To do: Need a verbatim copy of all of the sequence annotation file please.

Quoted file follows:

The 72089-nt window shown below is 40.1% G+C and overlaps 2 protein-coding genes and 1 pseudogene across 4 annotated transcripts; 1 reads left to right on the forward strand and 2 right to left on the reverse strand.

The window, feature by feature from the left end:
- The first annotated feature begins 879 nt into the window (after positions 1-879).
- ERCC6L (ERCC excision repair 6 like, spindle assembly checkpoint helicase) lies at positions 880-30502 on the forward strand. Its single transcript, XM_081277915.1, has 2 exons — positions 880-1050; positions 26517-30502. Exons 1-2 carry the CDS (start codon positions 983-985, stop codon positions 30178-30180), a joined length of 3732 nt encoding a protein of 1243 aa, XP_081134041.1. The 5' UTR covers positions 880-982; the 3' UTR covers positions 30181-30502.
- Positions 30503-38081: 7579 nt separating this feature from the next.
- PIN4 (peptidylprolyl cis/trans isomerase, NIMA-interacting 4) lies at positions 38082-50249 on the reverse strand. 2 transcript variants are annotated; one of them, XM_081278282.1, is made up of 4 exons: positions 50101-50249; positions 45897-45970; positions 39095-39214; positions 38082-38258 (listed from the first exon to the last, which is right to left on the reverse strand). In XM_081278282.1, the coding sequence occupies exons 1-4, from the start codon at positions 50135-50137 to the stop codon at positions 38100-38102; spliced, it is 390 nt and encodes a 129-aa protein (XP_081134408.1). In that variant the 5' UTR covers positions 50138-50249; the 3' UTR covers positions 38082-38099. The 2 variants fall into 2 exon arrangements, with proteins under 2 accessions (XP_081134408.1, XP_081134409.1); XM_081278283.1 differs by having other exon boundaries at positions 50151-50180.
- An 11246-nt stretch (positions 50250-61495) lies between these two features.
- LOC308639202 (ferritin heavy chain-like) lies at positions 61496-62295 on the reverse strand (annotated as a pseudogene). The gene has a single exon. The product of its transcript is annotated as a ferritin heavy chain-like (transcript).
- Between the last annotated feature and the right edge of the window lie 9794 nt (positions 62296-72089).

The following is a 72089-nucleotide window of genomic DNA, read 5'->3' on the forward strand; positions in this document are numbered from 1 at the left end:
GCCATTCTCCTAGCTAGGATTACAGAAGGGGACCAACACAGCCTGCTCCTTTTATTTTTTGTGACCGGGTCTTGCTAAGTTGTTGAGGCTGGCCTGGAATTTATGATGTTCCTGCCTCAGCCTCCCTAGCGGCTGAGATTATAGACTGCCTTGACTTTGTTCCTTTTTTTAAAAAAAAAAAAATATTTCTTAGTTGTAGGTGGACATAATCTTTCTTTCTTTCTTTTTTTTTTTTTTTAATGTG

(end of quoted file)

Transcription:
The 72089-nt window shown below is 40.1% G+C and overlaps 2 protein-coding genes and 1 pseudogene across 4 annotated transcripts; 1 reads left to right on the forward strand and 2 right to left on the reverse strand.

The window, feature by feature from the left end:
- The first annotated feature begins 879 nt into the window (after positions 1-879).
- ERCC6L (ERCC excision repair 6 like, spindle assembly checkpoint helicase) lies at positions 880-30502 on the forward strand. Its single transcript, XM_081277915.1, has 2 exons — positions 880-1050; positions 26517-30502. Exons 1-2 carry the CDS (start codon positions 983-985, stop codon positions 30178-30180), a joined length of 3732 nt encoding a protein of 1243 aa, XP_081134041.1. The 5' UTR covers positions 880-982; the 3' UTR covers positions 30181-30502.
- Positions 30503-38081: 7579 nt separating this feature from the next.
- PIN4 (peptidylprolyl cis/trans isomerase, NIMA-interacting 4) lies at positions 38082-50249 on the reverse strand. 2 transcript variants are annotated; one of them, XM_081278282.1, is made up of 4 exons: positions 50101-50249; positions 45897-45970; positions 39095-39214; positions 38082-38258 (listed from the first exon to the last, which is right to left on the reverse strand). In XM_081278282.1, the coding sequence occupies exons 1-4, from the start codon at positions 50135-50137 to the stop codon at positions 38100-38102; spliced, it is 390 nt and encodes a 129-aa protein (XP_081134408.1). In that variant the 5' UTR covers positions 50138-50249; the 3' UTR covers positions 38082-38099. The 2 variants fall into 2 exon arrangements, with proteins under 2 accessions (XP_081134408.1, XP_081134409.1); XM_081278283.1 differs by having other exon boundaries at positions 50151-50180.
- An 11246-nt stretch (positions 50250-61495) lies between these two features.
- LOC308639202 (ferritin heavy chain-like) lies at positions 61496-62295 on the reverse strand (annotated as a pseudogene). The gene has a single exon. The product of its transcript is annotated as a ferritin heavy chain-like (transcript).
- Between the last annotated feature and the right edge of the window lie 9794 nt (positions 62296-72089).

The following is a 72089-nucleotide window of genomic DNA, read 5'->3' on the forward strand; positions in this document are numbered from 1 at the left end:
GCCATTCTCCTAGCTAGGATTACAGAAGGGGACCAACACAGCCTGCTCCTTTTATTTTTTGTGACCGGGTCTTGCTAAGTTGTTGAGGCTGGCCTGGAATTTATGATGTTCCTGCCTCAGCCTCCCTAGCGGCTGAGATTATAGACTGCCTTGACTTTGTTCCTTTTTTTAAAAAAAAAAAAATATTTCTTAGTTGTAGGTGGACATAATCTTTCTTTCTTTCTTTTTTTTTTTTTTTAATGTG